The Chinese government has announced a mobile operating system designed to break what they consider to be the foreign software monopoly. The state-approved OS is known as COS (China Operating System) and was developed jointly with China's Institute of Software at the Chinese Academy of Sciences (ISCAS) and Shanghai Liantong.

The operating system is open-source and based on Linux with what appears to be heavy influence from HTC. There's nothing official that says HTC was involved although previous rumors suggested that was the case. The OS itself looks and functions much like Android (and specifically, HTC's Sense 5) based on what little is shown in the embedded promo video.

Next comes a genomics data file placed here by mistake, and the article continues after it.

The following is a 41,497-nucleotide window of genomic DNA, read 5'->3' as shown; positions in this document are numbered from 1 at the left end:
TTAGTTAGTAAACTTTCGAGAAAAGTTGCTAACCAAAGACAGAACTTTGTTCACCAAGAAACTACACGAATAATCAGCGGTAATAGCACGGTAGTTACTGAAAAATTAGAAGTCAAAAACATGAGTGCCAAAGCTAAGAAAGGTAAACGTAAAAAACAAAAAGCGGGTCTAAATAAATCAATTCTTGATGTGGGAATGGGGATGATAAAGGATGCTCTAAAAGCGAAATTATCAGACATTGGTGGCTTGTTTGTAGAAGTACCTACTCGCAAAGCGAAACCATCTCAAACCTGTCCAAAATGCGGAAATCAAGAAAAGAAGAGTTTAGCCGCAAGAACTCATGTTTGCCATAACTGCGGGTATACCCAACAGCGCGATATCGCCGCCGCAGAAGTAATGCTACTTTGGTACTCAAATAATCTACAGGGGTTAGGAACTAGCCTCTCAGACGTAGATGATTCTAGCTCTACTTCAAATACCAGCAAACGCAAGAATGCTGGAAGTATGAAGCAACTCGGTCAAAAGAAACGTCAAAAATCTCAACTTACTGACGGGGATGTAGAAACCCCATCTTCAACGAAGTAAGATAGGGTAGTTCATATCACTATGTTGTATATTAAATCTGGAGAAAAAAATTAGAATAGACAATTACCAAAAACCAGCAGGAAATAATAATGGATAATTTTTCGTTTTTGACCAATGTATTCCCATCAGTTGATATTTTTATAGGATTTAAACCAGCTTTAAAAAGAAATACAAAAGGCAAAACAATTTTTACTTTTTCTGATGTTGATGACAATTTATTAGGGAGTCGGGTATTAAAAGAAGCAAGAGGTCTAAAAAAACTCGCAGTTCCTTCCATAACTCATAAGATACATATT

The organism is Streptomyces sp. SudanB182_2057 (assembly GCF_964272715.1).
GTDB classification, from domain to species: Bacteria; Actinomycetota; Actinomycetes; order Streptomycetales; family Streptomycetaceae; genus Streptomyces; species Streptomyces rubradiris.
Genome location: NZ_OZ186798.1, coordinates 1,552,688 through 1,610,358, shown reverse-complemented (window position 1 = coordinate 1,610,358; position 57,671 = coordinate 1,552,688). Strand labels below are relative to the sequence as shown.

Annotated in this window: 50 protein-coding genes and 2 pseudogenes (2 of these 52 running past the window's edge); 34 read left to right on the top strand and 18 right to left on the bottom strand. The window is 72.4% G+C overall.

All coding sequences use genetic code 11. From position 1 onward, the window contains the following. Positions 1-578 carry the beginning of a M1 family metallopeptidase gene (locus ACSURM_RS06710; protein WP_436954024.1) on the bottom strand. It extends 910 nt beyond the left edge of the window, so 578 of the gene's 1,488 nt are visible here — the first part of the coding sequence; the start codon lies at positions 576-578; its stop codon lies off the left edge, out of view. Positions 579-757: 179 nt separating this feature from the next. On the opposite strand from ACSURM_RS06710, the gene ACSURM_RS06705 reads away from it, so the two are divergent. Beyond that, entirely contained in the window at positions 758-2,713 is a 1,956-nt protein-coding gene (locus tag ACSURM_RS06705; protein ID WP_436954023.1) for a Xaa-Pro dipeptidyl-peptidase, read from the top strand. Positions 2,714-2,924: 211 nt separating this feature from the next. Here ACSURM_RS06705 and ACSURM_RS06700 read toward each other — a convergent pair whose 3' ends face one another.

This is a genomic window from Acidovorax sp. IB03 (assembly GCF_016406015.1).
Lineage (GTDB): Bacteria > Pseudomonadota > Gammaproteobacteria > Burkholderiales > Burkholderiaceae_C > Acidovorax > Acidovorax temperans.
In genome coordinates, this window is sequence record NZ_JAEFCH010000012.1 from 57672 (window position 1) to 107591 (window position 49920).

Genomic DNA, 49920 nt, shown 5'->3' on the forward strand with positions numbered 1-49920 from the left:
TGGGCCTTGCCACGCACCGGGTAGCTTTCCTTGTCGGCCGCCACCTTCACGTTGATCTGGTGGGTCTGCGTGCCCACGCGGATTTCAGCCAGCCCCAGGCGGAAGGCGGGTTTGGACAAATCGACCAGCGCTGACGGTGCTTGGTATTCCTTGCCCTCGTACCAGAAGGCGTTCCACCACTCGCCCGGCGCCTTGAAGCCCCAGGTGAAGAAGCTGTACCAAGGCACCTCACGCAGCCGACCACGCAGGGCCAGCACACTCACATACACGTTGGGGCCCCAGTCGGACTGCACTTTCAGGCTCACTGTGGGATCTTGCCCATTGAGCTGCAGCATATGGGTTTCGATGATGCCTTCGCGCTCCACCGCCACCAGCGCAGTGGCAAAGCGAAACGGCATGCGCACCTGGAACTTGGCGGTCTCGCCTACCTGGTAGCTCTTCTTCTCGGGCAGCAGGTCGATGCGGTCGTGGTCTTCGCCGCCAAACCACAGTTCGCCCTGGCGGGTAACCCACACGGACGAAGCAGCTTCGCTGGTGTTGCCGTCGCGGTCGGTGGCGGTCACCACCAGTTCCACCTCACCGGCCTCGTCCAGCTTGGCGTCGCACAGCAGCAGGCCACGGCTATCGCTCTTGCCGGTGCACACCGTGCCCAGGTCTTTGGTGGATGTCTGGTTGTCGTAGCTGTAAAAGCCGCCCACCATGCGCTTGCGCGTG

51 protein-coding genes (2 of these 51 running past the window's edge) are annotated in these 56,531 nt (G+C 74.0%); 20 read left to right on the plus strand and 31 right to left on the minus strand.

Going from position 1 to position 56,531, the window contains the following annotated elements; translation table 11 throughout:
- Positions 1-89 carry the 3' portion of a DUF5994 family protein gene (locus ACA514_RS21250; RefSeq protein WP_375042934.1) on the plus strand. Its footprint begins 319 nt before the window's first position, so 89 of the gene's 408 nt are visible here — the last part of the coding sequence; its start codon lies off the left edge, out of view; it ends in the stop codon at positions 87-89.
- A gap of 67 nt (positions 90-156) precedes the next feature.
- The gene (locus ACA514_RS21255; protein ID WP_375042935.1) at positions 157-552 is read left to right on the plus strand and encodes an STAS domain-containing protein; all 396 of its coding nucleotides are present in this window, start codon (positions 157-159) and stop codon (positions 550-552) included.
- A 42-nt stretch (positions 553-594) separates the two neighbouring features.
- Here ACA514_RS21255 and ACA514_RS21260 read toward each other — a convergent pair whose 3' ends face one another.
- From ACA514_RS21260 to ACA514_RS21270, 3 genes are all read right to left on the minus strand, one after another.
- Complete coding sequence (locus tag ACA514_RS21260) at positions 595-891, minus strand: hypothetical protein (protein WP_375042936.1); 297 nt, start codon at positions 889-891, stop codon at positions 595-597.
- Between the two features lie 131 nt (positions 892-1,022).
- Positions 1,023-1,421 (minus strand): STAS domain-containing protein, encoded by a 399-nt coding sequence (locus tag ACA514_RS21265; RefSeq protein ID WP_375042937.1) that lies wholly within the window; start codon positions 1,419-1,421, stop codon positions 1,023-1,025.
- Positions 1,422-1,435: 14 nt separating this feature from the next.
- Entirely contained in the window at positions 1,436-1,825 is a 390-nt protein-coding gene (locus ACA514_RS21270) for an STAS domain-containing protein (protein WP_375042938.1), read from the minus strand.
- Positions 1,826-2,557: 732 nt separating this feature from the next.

As with any other mobile operating system, the software works on not only smartphones but televisions, set-top boxes and tablets. And from what we've been hearing thus far, Android apps will more than likely run on the platform.

During yesterday's launch, the head of the ISCAS criticized Apple's iOS for being a closed ecosystem. What's more, officials pointed out Android's fragmentation issues while both it and Windows Phone were blasted over poor security.

It will be interesting to be seen just what sort of impact COS will have on competing operating systems in the region, especially considering the recent deal that Apple was able to ink with China Mobile. The iPhone will go on sale through the company starting tomorrow following negotiations that started in 2008 with then-CEO Steve Jobs.